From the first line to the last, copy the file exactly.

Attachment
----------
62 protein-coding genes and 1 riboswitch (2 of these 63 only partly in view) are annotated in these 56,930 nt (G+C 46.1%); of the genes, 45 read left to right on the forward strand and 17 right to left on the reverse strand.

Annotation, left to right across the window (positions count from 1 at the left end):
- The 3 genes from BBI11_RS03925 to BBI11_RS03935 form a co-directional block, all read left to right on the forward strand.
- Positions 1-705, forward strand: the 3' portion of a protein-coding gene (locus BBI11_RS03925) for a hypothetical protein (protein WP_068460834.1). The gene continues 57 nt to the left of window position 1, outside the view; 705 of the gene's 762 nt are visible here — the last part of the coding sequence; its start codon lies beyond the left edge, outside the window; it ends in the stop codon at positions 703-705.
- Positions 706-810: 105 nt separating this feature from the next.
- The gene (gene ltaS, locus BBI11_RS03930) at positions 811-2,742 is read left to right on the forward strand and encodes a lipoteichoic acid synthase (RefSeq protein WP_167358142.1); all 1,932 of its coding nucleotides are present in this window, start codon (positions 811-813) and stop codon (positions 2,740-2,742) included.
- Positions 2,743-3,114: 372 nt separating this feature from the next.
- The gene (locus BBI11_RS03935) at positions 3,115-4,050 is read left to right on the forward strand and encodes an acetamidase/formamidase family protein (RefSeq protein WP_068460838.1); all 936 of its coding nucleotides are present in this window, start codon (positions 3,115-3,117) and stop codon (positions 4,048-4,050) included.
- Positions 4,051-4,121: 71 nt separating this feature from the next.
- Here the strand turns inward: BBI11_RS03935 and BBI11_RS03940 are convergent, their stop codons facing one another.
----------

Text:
62 protein-coding genes and 1 riboswitch (2 of these 63 only partly in view) are annotated in these 56,930 nt (G+C 46.1%); of the genes, 45 read left to right on the forward strand and 17 right to left on the reverse strand.

Annotation, left to right across the window (positions count from 1 at the left end):
- The 3 genes from BBI11_RS03925 to BBI11_RS03935 form a co-directional block, all read left to right on the forward strand.
- Positions 1-705, forward strand: the 3' portion of a protein-coding gene (locus BBI11_RS03925) for a hypothetical protein (protein WP_068460834.1). The gene continues 57 nt to the left of window position 1, outside the view; 705 of the gene's 762 nt are visible here — the last part of the coding sequence; its start codon lies beyond the left edge, outside the window; it ends in the stop codon at positions 703-705.
- Positions 706-810: 105 nt separating this feature from the next.
- The gene (gene ltaS, locus BBI11_RS03930) at positions 811-2,742 is read left to right on the forward strand and encodes a lipoteichoic acid synthase (RefSeq protein WP_167358142.1); all 1,932 of its coding nucleotides are present in this window, start codon (positions 811-813) and stop codon (positions 2,740-2,742) included.
- Positions 2,743-3,114: 372 nt separating this feature from the next.
- The gene (locus BBI11_RS03935) at positions 3,115-4,050 is read left to right on the forward strand and encodes an acetamidase/formamidase family protein (RefSeq protein WP_068460838.1); all 936 of its coding nucleotides are present in this window, start codon (positions 3,115-3,117) and stop codon (positions 4,048-4,050) included.
- Positions 4,051-4,121: 71 nt separating this feature from the next.
- Here the strand turns inward: BBI11_RS03935 and BBI11_RS03940 are convergent, their stop codons facing one another.